Vanity Fair contributor Sarah Ellison looks at the ongoing fallout from the News Corp. phone hacking scandal and the toll it has taken on Rupert Mudrdoch’s media empire.
Rupert Murdoch's global media empire is coming under further pressure this morning as the scandal starts to affect his interests in other countries. Our partner, the BBC has learned U.S. federal investigators have contacted British police to discuss the probe into allegations against journalists working for the News of the World newspaper. Some are alleged to have paid police officers for information. Murdoch's News Corporation is based in the U.S., and the law here can impose serious penalties on companies guilty of bribing foreign officials. In the country of Murdoch's birth, Australia, the value of News Corporation shares has plunged more than six percent to a two-year low.
Media mogul Rupert Murdoch will close Britain’s most popular newspaper, The News of the World, in a bid to prevent the outrage over the tabloid’s phone hacking scandal from infecting the other news outlets he owns. British detectives investigating the illegal phone hacking conducted by the newspaper’s staff say the number of victims could exceed 4,000.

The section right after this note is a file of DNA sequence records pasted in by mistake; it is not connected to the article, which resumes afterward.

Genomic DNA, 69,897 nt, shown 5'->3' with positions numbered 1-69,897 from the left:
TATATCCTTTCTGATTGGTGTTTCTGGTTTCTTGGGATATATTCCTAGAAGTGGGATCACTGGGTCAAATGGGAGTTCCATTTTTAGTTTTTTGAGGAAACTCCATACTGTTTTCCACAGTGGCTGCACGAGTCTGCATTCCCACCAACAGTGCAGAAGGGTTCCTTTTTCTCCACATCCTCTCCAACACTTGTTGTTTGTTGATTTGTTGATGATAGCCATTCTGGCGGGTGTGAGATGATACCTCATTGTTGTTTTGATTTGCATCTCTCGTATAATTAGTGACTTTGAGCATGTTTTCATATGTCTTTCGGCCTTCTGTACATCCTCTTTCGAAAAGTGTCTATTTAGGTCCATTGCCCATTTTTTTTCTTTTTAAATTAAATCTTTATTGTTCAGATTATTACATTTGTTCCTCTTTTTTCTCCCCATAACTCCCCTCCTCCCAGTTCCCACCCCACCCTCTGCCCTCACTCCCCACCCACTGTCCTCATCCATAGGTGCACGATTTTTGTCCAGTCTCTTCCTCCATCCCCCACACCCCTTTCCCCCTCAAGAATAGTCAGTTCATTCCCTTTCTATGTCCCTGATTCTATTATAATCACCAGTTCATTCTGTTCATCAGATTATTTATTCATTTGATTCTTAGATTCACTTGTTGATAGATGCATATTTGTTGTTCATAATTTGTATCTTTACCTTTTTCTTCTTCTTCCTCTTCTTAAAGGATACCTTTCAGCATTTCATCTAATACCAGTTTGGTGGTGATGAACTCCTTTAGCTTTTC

Vanity Fair contributor Sarah Ellison talks about the troubled relationship between The Guardian and Wikileaks. Her article “The Man Who Spilled the Secrets” gives an account of the five months of stops and starts and all the machinations with Julian Assange and his lawyers at The Guardian’s London offices, which led to the publication of WikiLeaks’ cache of diplomatic cables on November 29. “The Man Who Spilled the Secrets” appears in the February issue of Vanity Fair.